But even with its overall valuation in freefall and local headcounts dwindling, GE still has a sizable presence in the Capital Region that can be felt over a trio of locations: its research lab—renamed GE Global Research—whose 550-acre campus was moved from Schenectady to Niskayuna, NY and deals with everything from aerospace and healthcare to defense and security innovations (there’s a second research hub in Bangalore, India, hence the “global” moniker; it also sits adjacent to the former GE-run Knolls Atomic Power Laboratory, which is now overseen by the government); GE Power in Schenectady, which has been focusing its energy on the renewables business through wind, water and solar power innovations (perched atop GE Power’s Building 37 is the company’s iconic monogram sign); and a North Greenbush facility that deals with the production of digital X-ray detector technology, used in medical processes such as mammography.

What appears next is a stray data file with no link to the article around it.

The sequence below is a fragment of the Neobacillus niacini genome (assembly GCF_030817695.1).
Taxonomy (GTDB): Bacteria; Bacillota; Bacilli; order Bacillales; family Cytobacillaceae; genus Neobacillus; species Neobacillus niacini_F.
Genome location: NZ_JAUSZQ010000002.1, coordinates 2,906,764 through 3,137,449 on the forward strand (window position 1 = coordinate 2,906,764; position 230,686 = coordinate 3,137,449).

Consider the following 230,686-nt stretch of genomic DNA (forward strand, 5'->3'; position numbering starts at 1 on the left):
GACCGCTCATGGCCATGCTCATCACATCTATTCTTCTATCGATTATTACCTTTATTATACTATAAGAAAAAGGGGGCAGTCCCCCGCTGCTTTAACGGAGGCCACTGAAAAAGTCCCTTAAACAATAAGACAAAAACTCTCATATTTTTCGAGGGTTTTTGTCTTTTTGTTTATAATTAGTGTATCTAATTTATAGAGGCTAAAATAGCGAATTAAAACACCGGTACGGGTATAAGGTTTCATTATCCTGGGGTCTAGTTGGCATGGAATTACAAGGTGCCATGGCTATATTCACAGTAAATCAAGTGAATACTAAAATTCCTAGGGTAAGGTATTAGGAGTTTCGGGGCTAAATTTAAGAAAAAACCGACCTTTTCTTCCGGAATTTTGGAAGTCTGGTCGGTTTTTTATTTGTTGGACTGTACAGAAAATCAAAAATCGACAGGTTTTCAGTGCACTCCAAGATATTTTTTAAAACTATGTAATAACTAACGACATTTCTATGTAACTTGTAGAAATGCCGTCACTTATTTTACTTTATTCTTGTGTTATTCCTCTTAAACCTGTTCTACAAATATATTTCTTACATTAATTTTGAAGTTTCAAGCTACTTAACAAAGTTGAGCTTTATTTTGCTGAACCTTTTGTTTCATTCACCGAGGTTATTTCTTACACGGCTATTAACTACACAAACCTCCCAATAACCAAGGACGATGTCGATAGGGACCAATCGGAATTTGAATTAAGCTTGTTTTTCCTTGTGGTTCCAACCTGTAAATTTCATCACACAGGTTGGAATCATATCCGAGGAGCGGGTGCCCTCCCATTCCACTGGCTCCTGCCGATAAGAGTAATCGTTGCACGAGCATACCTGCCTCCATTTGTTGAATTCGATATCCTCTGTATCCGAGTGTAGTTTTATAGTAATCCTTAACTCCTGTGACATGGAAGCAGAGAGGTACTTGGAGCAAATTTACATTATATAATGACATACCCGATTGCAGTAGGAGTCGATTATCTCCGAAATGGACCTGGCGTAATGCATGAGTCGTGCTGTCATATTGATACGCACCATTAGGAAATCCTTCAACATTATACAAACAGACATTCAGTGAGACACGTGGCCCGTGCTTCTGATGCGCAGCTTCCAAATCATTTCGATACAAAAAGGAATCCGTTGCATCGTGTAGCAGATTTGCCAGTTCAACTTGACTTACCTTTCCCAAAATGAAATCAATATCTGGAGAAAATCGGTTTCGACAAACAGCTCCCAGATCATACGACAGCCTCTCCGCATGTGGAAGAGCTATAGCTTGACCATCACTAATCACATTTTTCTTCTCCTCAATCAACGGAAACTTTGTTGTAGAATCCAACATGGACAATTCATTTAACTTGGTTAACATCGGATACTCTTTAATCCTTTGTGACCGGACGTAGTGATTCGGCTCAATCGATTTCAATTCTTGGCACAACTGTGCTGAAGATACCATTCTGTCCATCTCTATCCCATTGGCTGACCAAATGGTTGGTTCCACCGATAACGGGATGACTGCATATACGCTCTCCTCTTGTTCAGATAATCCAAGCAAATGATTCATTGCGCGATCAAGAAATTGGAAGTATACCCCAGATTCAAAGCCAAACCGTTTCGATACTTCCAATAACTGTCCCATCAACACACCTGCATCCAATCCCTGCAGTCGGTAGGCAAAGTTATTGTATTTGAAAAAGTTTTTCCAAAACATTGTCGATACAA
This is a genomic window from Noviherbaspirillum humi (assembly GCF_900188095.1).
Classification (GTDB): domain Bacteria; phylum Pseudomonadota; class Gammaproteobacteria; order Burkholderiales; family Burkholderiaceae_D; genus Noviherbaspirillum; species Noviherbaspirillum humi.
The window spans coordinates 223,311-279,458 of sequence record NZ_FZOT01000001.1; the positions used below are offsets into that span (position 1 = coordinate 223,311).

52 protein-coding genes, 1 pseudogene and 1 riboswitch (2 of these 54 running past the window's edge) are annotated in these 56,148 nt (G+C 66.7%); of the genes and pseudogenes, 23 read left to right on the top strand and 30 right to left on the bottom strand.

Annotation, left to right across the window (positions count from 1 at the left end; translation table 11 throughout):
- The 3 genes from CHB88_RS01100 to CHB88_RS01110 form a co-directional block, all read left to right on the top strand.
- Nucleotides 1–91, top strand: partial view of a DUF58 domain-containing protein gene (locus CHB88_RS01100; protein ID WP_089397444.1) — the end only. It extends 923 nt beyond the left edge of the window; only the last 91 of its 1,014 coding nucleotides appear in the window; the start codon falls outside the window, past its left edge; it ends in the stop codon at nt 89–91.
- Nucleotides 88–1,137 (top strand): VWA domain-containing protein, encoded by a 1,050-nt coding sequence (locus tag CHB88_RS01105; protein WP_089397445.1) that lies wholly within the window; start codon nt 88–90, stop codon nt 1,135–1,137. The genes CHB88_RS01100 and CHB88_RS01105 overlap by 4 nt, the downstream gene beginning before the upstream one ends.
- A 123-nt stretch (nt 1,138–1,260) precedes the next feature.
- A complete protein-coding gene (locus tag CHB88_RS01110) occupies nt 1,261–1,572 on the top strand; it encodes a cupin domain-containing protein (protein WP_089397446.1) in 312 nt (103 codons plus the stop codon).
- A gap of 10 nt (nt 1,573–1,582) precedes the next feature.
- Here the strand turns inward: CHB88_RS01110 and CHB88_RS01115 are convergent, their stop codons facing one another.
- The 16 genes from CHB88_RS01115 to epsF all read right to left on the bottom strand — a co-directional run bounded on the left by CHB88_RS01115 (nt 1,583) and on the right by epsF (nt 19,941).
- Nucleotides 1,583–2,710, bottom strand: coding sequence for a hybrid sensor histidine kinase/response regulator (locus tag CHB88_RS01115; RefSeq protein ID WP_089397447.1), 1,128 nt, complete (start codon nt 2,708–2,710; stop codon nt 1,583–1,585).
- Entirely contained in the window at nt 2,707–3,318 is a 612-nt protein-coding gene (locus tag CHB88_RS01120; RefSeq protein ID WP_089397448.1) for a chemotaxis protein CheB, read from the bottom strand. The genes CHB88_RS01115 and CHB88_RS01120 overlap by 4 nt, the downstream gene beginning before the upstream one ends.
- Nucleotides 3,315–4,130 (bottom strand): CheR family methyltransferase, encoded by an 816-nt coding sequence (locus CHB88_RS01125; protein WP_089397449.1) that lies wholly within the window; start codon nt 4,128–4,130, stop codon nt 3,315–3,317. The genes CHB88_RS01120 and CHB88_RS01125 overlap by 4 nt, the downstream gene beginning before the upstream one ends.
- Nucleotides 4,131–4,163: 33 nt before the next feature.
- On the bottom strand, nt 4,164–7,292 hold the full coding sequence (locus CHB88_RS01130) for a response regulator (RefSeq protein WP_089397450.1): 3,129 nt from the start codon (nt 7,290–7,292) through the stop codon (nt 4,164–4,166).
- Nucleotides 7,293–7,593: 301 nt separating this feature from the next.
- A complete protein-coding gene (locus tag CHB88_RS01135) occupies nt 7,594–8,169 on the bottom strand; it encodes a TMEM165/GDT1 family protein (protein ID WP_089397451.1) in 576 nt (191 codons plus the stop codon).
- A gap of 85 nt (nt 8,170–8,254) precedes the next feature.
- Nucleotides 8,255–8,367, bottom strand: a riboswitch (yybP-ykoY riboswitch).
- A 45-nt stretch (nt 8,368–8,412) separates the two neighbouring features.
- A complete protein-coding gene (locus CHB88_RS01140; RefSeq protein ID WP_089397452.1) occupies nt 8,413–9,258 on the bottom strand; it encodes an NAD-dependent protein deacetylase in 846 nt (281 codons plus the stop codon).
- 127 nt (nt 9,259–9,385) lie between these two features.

During a four-hour tour of Niskayuna’s GE Global Research center and Schenectady’s GE Power last August, saratoga living was provided with behind-the-scenes access to both facilities and granted interviews with a number of senior-level employees. The week before I arrived, GE’s largest union had settled on a new four-year contract with thousands of employees, many of whom were local. (The IUE-CWA Local 301, which represents many Schenectady workers, did not respond to our repeated requests for comment.) And while the company certainly didn’t connect me with union workers, I was able, through simple observations and interactions with a number of employees, to paint a rosier picture of GE than what I’d walked in believing I’d see. For one, sizable portions of the company infrastructure were either brand new or in the process of being drastically updated. At GE Power, for instance, in an open cafeteria setting, buzzing with all manner of employees, I saw a pair of employee-musicians jamming in a corner on their lunch hour. (I have to admit I was a little jealous.)